Wednesday, December 9, 2015

Corded Ware Cultures Actually Related? (Semenov, Bulat, 2015)

Previously I hypothesized that ceramic pottery technology was part of a package brought by immigrants from the Baikal region sometime before the end of the PPNB and that these people, to the West at least, were members of the R1 paragroup (also Q).

This paper discusses a possible genetic relationship and deep ancestry of the Corded Ware cultures. 


Corded-style pottery can also be found in the Americas and South Asia, which sounds nuts that they would be somehow related but makes total sense since we are dealing with Holocene depopulation of the Trans-Baikal area at about the same time.  Semenov and Bulat make a case for the Americas, however there's several paths that I see that can get us there.

It's unlikely IMO, that R1a or Q had any significant input into Japan before the Kofun Period (as the authors suggest for the cording style around 3k B.C.  Also high quality Jomon pottery at that point was already around 7,000 years old or more.  But it's also possible there was insignificant communication or gene-flow between the continent and Japan at that early time and maybe that explains some of the stylization.  They make this latter case.

I suspect another interesting story beyond the scope of this paper will be the changes that were happening in the Euphrates and Zargos region around the same time (R1b largely IMO).  It's pretty clear to some that the ethnic composition and social structure changed, not evolved, around this time in certain communities.  I can't comment more, however I put it out there for discussion, argument, kindling, whatever.

Again, 'Desert Island Gold Watch'.

Possible North-Eastern Connections of the R1a1-populations of Corded Ware Culture According to the Archaeologic and Paleogenetic Data, Alexander S. Semeno, Vladimir V. Bulat   Russian Journal of Biological Research, 2015, Vol. (5), Is. 3 [Link]


Abstract
Our new work considers the problems of paleogenetics, archeology and antropology connected with origins of Corded Ware culture and early migration of Y-DNA R1 carriers. This work considers the Second Corded Ware Center on the Far East and Yakutia and its connection with the Eastern European one. Authors examine the hypothesis that the two Corded Ware cultures have the common source.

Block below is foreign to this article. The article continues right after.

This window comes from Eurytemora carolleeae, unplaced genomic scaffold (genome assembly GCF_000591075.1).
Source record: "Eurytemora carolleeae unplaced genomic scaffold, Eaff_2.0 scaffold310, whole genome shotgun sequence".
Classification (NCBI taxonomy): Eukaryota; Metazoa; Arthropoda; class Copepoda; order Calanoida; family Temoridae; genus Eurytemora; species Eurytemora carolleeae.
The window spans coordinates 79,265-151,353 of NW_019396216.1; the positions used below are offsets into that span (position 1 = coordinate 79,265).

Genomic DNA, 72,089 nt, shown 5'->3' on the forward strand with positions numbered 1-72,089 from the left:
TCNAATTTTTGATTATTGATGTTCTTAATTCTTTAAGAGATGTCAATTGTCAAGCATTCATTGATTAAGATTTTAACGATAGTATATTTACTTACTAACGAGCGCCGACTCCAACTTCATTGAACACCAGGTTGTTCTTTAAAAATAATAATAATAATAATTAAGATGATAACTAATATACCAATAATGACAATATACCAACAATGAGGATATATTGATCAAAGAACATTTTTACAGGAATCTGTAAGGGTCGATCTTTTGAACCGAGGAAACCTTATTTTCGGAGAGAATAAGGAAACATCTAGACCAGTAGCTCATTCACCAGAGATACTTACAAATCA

Keywords: R1a1, Mesolithic, Yuzni Oleni Ostrov, paleogenetics, paleolinguistics, subclades, Yakutia, Na-Dene.




9 comments:

  1. I have hypothesized that pyramids and ziggurats derive from Lake Baikal sealers becoming proficient at ice(and timber/sod) block cutting for access and food storage, evidence includes sealing there 9ka, Oannes/Janus/Johannes sage of Sumer originally stemming from northern immigrants to Sumeria wearing sealcapes with seal head/caul left on, appearing to natives as fish-headed or two-headed, thus the year-end Anu/annual myths. Catal Huyuk oldest layer was squared timber, only later brick.

    ReplyDelete
  2. There's also a corded decoration in the Neolithic of SE China, several cultures display it long before anything similar appeared in the West.

    ReplyDelete
  3. Thanks for bringing this up. Do you know what age of the SE Asian Cord pottery? I ask because the age of ceramics in China.

    ReplyDelete
    Replies
    1. OK:
      → Pengtoushan culture, 7500-6100 BCE, middle Yangtze: "cord-marked pottery".
      → Hemudu culture, 5300-3300 BCE, Shanghai area: "the pottery was sometimes also cord-marked" (example: https://upload.wikimedia.org/wikipedia/commons/1/10/CMOC_Treasures_of_Ancient_China_exhibit_-_black_pottery_cauldron.jpg)
      → Yangshao culture, 5000-3000 BCE, Yellow river (surely the proto-Han culture), example: https://commons.wikimedia.org/wiki/File:CMOC_Treasures_of_Ancient_China_exhibit_-_pottery_ding.jpg
      → Dapenkeng culture, 4000-3000 BCE, North Taiwan: "pottery impressed with cord marks"

      Delete
    2. I haven't found anything clear about Zenpiyan (7000-5500, Pearl River) but I believe from memory they also used corded pots.

      Delete
    3. Just looking at a single detail is not enough to establish connection, it seems that for whatever reason corded decoration (and maybe other motifs) were just common: a simple idea that many different people developed independently.

      Delete
    4. Great references and sorry for the late reply. Yeah it is probably just a simple design but I'm also intrigued by its seeming Asian roots. (Probably the same could be said for most ceramic)

      Delete
  4. I have heard, though I can't recall where, that some Northeast Indian potters make corded ware to this day. Apparently when shaping pottery with a wooden paddle wrapping it in cord keeps the paddle from sticking to the clay - and also leaves pretty marks.

    ReplyDelete
  5. I'm also fairly sceptical that putting all corded decoration together tells us anything much. We also see corded decoration among the 'Comb Ware' of northern Sweden, Norway and Finland and NW Russia by 4500 BC, so we don't have to look to the Baikal region for the idea.

    ReplyDelete